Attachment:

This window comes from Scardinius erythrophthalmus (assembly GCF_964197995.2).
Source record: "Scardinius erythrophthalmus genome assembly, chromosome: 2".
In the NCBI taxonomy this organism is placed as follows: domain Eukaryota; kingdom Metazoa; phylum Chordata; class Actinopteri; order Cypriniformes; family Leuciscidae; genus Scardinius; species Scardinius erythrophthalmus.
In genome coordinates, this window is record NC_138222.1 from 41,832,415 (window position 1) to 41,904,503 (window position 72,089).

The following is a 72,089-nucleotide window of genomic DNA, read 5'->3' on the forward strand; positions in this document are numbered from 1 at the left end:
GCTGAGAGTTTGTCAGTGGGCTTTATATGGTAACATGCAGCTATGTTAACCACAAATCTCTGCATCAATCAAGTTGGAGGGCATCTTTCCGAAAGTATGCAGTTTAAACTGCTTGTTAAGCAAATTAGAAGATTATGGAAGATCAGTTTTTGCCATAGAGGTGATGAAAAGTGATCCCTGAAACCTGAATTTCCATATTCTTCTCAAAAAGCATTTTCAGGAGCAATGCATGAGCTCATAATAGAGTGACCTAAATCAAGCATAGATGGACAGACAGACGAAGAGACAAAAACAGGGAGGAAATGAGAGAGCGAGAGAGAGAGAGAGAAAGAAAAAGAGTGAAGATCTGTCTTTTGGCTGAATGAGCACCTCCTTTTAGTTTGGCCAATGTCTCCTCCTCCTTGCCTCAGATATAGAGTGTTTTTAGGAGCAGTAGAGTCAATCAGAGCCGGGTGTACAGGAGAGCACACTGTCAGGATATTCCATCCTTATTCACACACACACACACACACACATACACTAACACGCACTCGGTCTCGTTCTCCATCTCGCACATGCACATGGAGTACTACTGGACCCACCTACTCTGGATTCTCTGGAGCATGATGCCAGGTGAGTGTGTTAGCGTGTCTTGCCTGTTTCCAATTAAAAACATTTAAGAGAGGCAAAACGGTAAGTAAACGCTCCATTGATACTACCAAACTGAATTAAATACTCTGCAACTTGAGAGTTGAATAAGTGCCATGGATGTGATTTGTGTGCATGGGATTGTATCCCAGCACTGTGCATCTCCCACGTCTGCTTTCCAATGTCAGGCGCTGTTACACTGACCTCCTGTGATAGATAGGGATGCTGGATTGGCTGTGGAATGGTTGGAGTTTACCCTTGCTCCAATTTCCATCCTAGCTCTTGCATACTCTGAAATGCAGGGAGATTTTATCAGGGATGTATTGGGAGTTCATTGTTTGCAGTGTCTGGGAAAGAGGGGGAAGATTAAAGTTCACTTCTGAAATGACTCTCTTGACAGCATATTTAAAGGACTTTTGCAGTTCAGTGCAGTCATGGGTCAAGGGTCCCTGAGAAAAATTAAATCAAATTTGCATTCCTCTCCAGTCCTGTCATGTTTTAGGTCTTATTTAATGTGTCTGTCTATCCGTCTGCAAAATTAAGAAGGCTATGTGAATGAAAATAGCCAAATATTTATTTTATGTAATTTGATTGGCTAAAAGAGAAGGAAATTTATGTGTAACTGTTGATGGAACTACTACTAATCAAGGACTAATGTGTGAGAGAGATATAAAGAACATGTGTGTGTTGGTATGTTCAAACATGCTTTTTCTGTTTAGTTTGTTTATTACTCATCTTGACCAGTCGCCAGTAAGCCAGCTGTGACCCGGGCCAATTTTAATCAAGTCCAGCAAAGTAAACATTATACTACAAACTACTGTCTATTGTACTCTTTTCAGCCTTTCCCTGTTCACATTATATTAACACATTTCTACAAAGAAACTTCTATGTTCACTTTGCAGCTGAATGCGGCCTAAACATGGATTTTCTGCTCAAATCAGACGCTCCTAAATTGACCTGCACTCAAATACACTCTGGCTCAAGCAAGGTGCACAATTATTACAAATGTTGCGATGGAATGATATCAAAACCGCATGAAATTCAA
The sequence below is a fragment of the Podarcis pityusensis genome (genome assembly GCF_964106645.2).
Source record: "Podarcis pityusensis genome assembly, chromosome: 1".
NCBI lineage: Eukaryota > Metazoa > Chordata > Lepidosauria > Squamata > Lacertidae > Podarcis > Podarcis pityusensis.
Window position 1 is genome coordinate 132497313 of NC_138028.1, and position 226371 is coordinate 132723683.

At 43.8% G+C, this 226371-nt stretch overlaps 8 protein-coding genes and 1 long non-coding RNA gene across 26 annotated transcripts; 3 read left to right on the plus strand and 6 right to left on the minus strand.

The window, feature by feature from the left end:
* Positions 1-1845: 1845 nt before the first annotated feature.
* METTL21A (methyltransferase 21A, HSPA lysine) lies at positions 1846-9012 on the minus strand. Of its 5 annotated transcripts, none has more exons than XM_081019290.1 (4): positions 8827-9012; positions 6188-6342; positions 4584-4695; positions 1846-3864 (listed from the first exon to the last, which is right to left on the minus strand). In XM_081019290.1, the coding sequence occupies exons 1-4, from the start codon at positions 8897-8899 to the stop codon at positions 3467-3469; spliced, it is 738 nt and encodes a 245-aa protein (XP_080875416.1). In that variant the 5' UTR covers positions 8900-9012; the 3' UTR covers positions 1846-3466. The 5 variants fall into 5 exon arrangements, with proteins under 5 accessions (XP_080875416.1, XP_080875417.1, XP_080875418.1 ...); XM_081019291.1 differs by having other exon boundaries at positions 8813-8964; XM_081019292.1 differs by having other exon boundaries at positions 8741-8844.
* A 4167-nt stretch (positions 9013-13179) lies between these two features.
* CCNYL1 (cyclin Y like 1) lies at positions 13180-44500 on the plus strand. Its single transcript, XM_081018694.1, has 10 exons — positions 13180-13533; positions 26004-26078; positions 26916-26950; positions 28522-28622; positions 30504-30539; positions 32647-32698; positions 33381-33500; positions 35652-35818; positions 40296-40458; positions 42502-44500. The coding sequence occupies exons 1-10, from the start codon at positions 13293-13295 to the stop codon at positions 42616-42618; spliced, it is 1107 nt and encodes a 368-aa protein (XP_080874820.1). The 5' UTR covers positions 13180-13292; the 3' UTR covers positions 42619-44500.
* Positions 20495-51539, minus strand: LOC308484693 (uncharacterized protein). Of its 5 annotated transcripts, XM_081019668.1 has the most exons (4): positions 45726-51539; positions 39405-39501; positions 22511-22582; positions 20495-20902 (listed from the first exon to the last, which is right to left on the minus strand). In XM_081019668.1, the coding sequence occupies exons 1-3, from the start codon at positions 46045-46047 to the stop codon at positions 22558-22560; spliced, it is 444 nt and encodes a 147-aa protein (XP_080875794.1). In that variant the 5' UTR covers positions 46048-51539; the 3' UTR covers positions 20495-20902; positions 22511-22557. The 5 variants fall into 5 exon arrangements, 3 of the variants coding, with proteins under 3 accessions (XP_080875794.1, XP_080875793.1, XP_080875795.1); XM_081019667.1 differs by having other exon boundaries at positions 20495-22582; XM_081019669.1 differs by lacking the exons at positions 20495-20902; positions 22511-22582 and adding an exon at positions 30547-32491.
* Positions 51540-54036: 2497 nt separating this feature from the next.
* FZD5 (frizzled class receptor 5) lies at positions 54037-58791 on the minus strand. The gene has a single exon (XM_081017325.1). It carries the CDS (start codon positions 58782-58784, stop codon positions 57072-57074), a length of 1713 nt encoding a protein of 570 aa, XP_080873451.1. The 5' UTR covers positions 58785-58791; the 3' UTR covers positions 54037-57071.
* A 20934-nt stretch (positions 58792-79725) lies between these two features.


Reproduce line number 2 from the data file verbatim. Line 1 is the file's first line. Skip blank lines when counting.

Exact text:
Source record: "Scardinius erythrophthalmus genome assembly, chromosome: 2".